Watchmaking stone

The watch stones are used in particular for the manufacture of bearings which support the pivots of axes of the wheel in steel . They are then presented (see drawings opposite) in the form of a drilled disc (to hold the pivot in its horizontal axis) or a flat disk applied against a drilled disc (counter-pivot, limiting the ebat in the axis vertical). They also serve as pallets at the anchor (parallelepiped shape), an ellipse fixed on the pendulum which receives the pulse (ellipse, triangle or half cylinder), or much more rarely a friction cylinder in certain cylinder watches (Tube segment).


The primary goal is to minimize the friction , which is extremely reduced from the metal on the stone.

On the other hand, given the very high relative pressures (when comparing the torque transmitted by the gears in relation to the extremely low surface pivots (15/100 mm in diameter for most purposes), the platinum of shows Being metal itself, metal-to-metal friction would inevitably induce short-term seizure of the bearing after the oils have lost their effectiveness (an inevitable condition for a watch operating for several consecutive years).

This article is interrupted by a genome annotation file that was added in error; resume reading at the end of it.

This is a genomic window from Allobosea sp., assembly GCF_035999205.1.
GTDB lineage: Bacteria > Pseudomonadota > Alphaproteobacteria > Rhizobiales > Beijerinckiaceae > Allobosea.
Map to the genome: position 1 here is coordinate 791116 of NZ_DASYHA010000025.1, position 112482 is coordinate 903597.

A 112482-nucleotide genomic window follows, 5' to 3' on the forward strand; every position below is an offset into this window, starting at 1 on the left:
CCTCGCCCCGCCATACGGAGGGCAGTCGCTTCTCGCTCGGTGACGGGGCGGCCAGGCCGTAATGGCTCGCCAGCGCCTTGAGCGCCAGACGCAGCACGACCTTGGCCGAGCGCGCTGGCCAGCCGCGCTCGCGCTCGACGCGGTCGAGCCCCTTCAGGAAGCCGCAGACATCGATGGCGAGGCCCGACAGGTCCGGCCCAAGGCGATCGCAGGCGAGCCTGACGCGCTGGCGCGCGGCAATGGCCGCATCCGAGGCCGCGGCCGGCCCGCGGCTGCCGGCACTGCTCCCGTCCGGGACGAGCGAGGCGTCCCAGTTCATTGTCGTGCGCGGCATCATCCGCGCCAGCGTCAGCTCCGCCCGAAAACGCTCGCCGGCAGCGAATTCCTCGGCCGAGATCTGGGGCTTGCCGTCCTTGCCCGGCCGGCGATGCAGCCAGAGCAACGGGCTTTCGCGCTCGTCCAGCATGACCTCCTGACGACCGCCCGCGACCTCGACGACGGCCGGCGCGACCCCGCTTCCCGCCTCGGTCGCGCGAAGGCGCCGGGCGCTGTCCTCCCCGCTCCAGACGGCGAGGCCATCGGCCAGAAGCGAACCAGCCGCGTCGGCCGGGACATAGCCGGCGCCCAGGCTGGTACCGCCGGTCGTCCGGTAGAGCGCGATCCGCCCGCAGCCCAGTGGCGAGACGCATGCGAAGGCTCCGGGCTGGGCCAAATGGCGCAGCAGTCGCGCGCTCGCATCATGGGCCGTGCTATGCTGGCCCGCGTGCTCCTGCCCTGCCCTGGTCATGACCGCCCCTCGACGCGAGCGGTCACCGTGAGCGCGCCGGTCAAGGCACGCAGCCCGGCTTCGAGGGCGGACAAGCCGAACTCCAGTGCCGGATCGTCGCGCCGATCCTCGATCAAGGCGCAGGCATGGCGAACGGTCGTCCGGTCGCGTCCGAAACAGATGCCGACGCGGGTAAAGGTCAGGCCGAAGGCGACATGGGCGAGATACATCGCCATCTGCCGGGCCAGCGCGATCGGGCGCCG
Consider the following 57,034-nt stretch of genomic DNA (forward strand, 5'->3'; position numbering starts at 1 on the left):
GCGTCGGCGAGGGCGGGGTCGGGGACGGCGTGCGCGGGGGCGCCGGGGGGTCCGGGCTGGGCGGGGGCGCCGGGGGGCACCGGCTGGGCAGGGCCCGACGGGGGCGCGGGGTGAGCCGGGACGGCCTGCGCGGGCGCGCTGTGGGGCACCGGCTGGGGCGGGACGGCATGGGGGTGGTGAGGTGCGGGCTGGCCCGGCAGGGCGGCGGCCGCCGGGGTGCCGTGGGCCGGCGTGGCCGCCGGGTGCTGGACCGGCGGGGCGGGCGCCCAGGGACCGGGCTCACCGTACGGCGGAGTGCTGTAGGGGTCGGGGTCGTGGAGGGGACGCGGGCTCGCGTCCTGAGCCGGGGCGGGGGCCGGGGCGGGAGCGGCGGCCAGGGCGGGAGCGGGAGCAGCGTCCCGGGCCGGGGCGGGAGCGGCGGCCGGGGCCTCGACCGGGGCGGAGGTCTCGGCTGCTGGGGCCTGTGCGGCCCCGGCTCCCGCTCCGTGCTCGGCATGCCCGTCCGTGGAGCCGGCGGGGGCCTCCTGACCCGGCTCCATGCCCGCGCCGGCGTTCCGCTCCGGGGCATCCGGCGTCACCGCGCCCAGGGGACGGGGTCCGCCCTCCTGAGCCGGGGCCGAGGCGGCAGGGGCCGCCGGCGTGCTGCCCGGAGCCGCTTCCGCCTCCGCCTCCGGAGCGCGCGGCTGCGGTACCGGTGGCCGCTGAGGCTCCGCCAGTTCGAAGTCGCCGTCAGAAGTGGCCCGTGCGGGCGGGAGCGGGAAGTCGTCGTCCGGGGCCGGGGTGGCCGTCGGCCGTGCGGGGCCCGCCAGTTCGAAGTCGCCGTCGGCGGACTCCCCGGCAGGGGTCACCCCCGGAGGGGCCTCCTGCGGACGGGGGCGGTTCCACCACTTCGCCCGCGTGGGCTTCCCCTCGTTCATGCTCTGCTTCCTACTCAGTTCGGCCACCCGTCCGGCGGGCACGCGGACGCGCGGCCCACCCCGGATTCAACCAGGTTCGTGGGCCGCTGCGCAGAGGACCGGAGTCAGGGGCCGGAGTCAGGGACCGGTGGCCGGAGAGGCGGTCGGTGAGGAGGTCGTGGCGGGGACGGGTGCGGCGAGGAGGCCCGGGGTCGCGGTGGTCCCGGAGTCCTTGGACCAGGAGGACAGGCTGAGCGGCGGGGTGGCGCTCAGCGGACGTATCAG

The various watch stones (“cushion”, “counter-pivot”, “palette”, “ellipse”) which are used to reduce friction are generally synthetic corundum and reddish-pink. Variants, rather rare, use blue stones, even diamonds. Formerly, bearings have also been made of other synthetic materials, with a red plastic appearance. The use of natural rubies originally was quickly supplanted as soon as the Verneuil method was used to create synthetic stones, much more homogeneous and less fragile than natural stones. In the larger format mechanisms, the bearings are formed directly in the material of the plates themselves or in the form of “plugs”

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